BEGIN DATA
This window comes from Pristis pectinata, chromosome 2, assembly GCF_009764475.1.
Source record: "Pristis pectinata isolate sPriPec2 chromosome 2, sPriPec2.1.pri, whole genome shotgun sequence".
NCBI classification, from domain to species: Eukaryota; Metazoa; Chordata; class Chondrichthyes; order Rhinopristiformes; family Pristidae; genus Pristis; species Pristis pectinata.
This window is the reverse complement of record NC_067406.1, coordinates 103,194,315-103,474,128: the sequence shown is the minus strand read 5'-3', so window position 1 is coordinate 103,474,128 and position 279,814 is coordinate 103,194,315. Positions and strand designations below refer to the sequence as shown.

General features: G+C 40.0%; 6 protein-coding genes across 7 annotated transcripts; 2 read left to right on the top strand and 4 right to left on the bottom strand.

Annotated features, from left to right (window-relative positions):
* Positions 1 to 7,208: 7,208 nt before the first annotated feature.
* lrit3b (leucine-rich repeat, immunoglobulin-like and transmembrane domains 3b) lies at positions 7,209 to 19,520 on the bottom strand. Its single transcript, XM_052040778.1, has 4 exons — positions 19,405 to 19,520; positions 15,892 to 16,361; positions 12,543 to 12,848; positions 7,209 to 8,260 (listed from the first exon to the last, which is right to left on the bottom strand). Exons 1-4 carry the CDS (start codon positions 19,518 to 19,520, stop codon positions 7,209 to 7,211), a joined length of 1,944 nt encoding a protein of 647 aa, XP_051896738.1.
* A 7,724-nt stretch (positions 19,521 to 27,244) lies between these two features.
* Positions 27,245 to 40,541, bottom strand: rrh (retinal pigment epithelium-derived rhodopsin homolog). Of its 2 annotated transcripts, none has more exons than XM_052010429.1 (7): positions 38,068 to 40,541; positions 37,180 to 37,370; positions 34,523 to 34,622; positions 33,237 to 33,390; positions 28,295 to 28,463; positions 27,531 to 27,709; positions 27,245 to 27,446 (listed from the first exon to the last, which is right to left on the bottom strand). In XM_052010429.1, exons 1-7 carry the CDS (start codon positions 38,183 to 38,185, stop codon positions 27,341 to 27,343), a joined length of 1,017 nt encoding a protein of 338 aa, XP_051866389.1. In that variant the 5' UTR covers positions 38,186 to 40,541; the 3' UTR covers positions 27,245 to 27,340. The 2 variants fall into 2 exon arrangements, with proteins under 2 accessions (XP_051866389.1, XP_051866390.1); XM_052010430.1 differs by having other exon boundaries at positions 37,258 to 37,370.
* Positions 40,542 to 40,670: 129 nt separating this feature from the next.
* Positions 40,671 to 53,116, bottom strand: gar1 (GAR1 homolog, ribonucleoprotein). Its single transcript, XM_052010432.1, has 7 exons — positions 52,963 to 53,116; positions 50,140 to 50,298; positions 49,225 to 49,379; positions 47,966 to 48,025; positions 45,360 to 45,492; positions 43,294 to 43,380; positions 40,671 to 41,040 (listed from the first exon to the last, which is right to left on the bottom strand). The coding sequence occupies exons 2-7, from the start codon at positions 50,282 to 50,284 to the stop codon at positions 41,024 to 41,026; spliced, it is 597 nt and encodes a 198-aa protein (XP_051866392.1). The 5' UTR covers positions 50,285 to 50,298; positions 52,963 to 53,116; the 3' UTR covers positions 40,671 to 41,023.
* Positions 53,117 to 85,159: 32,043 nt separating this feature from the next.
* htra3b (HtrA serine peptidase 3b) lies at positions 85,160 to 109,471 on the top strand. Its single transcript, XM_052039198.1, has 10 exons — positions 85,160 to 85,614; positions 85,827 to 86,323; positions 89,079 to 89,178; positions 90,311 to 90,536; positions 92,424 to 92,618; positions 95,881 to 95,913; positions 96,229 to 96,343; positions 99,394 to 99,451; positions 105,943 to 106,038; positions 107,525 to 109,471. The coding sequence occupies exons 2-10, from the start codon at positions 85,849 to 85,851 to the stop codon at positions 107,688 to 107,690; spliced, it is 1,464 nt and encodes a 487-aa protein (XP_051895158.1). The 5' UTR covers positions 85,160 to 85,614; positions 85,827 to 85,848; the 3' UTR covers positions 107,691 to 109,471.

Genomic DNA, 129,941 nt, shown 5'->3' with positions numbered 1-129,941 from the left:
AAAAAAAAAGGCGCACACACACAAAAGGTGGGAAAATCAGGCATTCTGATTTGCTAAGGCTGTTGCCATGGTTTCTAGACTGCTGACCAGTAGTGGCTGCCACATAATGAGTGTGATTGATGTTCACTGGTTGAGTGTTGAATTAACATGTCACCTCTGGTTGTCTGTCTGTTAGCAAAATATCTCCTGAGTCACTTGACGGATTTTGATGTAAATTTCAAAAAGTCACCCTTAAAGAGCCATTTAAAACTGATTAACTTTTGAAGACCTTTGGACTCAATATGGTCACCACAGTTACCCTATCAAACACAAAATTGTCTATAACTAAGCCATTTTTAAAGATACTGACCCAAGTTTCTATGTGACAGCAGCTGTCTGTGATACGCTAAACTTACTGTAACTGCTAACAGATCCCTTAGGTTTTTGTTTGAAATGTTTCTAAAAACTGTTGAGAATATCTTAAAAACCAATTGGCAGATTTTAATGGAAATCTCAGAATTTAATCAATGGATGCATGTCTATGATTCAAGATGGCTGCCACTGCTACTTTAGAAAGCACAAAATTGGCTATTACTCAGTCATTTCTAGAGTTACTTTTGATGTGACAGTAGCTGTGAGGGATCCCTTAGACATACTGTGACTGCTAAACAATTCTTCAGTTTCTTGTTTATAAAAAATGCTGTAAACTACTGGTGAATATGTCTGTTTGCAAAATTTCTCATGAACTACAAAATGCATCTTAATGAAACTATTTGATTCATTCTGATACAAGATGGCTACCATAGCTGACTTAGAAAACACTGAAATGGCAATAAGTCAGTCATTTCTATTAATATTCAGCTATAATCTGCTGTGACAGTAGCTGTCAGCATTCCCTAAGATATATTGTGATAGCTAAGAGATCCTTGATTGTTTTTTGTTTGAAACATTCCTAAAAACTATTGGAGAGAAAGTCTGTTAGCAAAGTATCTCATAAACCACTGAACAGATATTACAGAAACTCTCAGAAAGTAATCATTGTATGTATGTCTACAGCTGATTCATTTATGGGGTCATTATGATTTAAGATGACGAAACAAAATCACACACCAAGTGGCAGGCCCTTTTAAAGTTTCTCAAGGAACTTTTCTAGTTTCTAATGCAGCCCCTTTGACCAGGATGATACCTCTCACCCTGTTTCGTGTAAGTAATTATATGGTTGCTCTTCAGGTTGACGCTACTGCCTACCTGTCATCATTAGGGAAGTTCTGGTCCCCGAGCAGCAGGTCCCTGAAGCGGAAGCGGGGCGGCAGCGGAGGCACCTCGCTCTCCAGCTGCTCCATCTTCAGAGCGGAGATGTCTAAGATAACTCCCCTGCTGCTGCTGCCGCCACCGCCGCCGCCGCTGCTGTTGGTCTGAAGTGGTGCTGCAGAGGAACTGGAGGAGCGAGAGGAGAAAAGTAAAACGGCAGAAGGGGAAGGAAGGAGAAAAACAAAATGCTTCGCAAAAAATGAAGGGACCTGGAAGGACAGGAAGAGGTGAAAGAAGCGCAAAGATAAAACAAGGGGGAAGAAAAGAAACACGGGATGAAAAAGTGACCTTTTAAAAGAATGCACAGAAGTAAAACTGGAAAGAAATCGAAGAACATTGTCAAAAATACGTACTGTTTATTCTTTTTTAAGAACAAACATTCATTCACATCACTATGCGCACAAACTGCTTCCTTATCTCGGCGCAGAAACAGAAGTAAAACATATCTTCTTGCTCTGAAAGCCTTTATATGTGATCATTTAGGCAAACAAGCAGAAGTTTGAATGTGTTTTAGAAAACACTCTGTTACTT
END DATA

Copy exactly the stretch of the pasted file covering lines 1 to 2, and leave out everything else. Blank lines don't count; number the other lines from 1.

This window comes from Pristis pectinata, chromosome 2, assembly GCF_009764475.1.
Source record: "Pristis pectinata isolate sPriPec2 chromosome 2, sPriPec2.1.pri, whole genome shotgun sequence".